Citrus Huanglongbing (HLB), also known as greening, is one of the most serious citrus plant diseases in the world. Infected trees produce bitter fruits that are green, misshapen, and unsuitable for sale. Once a tree is infected, there is no cure and it typically dies within a few years. Greening has already devastated the Florida citrus industry and poses a threat to California and Texas as well as Australia and the Mediterranean region.
Currently the most effective ways to prevent the spread of HLB are to stop the causal agent (Candidatus Liberibacter asiaticus) using quarantine measures, control the insect that spreads the disease (Asian citrus psyllid), remove the diseased trees, and plant HLB free trees. To this end, early diagnosis of HLB-diseased trees is crucial. Traditionally, diagnosis relies on observing blotchy mottle symptoms and confirming disease presence using molecular tools. However, these symptoms do not show until months after disease transmission and by then the disease has likely already spread throughout the grove.
Professor Nian Wang and his postdoctoral research associate Dr. Sheo Shanker Pandey, both from Citrus Research and Education Center, Department of Microbiology and Cell Science, at the Institute of Food and Agricultural Sciences of University of Florida, developed a strategy for early diagnosis of HLB before the appearance of blotchy mottle symptoms. They used a low-cost staining method to identify insect feeding sites and tested those identified sites for the causal agent using quantitative real-time PCR (polymerase chain reaction).
Through this method, the pair were able to detect the HLB causal agent up to two days after transmission and long before the appearance of symptoms. This early detection will enable citrus growers to prevent the spread of HLB in their fields. This finding is especially crucial for California, Texas, Australia, and the Mediterranean region as those areas are currently plagued by HLB.
More details about this study can be found in “Targeted Early Detection of Citrus Huanglongbing Causal Agent ‘Candidatus Liberibacter asiaticus’ Before Symptom Expression” in Phytopathology Volume 109, Number 6, published June 2019. Phytopathology is an international journal publishing articles on fundamental research that advances understanding of the nature of plant diseases, the agents that cause them, their spread, the losses they cause, and measures used to control them.
The Latest on: Citrus greening
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The Latest on: Citrus greening
- Kat Cammack, AL Lawson Lead Florida Delegation Urging EPA to Approve Pesticide Used for Citrus Greeningon May 23, 2022 at 9:00 am
Citrus greening, a disease that impairs trees' ability to take in nourishment, has negatively impacted nearly every farm in Florida and can drastically reduce the productivity of a tree within just ...
- After the worst orange harvest in 75 years, Florida growers are trying to combat a deadly citrus diseaseon May 18, 2022 at 10:56 am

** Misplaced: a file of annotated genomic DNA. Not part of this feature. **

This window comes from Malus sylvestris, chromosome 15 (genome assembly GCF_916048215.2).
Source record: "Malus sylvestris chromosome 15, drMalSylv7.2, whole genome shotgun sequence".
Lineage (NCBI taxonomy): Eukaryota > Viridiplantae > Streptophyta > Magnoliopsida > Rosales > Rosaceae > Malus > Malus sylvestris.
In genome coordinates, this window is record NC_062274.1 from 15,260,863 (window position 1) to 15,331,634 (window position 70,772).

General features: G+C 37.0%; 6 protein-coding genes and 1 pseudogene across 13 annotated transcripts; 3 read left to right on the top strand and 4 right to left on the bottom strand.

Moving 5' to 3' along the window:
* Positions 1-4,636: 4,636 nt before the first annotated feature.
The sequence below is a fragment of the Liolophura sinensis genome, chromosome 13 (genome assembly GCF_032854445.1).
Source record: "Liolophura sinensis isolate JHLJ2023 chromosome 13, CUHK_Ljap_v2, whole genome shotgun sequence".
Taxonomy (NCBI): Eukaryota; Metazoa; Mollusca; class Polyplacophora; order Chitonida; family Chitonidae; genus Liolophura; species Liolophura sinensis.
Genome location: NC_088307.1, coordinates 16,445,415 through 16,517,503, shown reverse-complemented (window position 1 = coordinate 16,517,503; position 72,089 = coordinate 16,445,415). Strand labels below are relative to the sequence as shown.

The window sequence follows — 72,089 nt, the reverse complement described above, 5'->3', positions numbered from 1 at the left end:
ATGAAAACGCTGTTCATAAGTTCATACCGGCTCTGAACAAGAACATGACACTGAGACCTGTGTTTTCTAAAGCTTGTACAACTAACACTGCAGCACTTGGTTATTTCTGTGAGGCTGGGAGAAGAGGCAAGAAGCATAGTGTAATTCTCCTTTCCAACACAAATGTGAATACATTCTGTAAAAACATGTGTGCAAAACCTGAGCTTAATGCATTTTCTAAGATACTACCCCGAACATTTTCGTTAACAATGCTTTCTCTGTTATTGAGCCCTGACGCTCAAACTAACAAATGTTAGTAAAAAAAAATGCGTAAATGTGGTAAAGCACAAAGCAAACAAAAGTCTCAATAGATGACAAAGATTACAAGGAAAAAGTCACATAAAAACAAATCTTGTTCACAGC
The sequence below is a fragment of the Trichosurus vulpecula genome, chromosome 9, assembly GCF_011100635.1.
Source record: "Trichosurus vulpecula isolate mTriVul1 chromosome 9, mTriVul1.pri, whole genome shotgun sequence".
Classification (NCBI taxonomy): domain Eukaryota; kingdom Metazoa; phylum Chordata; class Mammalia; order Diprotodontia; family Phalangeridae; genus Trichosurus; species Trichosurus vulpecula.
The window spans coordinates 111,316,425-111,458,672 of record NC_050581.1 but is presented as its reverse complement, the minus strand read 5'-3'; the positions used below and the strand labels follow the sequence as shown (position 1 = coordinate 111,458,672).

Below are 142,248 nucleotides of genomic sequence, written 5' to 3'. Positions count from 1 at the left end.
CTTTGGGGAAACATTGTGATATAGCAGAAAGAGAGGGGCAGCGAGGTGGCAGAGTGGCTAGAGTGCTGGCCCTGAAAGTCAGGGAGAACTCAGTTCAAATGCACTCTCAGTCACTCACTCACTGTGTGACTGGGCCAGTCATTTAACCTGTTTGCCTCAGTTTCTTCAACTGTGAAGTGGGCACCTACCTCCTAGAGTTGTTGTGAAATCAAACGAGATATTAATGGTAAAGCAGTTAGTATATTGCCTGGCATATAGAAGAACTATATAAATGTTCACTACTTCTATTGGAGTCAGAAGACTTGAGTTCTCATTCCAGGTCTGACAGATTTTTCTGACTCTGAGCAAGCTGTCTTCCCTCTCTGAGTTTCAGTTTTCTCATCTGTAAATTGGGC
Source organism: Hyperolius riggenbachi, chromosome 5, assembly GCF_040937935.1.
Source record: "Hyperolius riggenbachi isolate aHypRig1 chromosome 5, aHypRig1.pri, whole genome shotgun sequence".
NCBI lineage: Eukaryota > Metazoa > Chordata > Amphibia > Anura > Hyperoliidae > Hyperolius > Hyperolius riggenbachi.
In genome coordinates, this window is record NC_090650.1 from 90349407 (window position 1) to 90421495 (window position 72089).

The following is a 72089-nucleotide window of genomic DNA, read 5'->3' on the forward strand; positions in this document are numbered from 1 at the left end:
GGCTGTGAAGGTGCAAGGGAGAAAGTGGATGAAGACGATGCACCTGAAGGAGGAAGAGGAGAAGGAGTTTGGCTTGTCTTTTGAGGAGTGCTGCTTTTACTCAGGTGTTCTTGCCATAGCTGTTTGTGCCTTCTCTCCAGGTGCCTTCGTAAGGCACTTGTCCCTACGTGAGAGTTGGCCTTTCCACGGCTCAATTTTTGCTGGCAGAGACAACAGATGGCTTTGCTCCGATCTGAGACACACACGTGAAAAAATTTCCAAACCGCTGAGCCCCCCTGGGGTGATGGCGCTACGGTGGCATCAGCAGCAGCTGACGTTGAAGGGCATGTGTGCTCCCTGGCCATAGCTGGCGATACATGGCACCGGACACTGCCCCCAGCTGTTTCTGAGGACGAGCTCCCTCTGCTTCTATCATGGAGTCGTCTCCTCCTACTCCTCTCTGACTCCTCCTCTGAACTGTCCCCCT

Florida oranges had their worst crop in 70 years. They're facing a deadly disease called citrus greening, spread in the body of the invasive Asian citrus psyllid. Today, nearly every citrus grove in ...
- Representatives seek Pesticide approval for Citrus Greeningon May 18, 2022 at 4:52 am
Representatives Kat Cammack and Al lawson sent a letter to the EPA. They are requesting the approval of a pesticide. The bipartisan letter asks the agency to quickly approve Vismax, used for citrus ...
- Citrus canker, the focus of simulation exercise to address plant health challenges in Dominicaon May 16, 2022 at 12:12 pm
A ‘tabletop simulation exercise’ as an emergency response to resolve plant health challenges in Dominica, was conducted as part of activities to mark the observance of International Day of Plane ...
- Hunt Bros. citrus packinghouse in Lake Wales has closed. Here's what that meanson May 16, 2022 at 6:32 am
Citrus greening also led to the closure of the fresh fruit packing and shipping operations, as they lost more than 500 acres of grapefruit groves in South Florida in the Immokalee and LaBelle ...
- 'Something to be proud of': USDA citrus forecast rose 5% in May. Still lowest since 1937-38on May 12, 2022 at 12:34 pm
imports and citrus greening – a devastating bacterial disease infecting most citrus trees in Florida. For an industry that two decades ago produced 230 million boxes of oranges — 287.2 million ...
- Hunt Bros. citrus packinghouse in Lake Wales has closed. Here's what that meanson May 12, 2022 at 2:01 am
Groves damaged by Hurricane Irma in 2017 never bounced back, and the company sold nearly 1,000 acres . "We're still in the citrus business." ...
- Citruson May 5, 2022 at 3:10 am
Florida Farmers In Crisis Over Citrus Greening Disease Florida's nearly $11-billion-dollar citrus industry faces a growing danger from disease. A tree- killing bacteria is wiping out the state's ...
- Brazil and US scientists discover molecule that has destroyed millions of citrus groveson April 27, 2022 at 9:38 am
Citrus greening, or Candidatus Liberibacter asiaticus, is incurable and one of the most serious citrus plant diseases in the world, according to the United States Department of Agriculture.
- From the Extension: Citrus greening can easily decimate oranges and moreon April 23, 2022 at 5:33 am
While commercial citrus growers in Florida are keenly aware of where the industry stands with citrus greening, I get many questions from the general public about the disease and citrus in general ...
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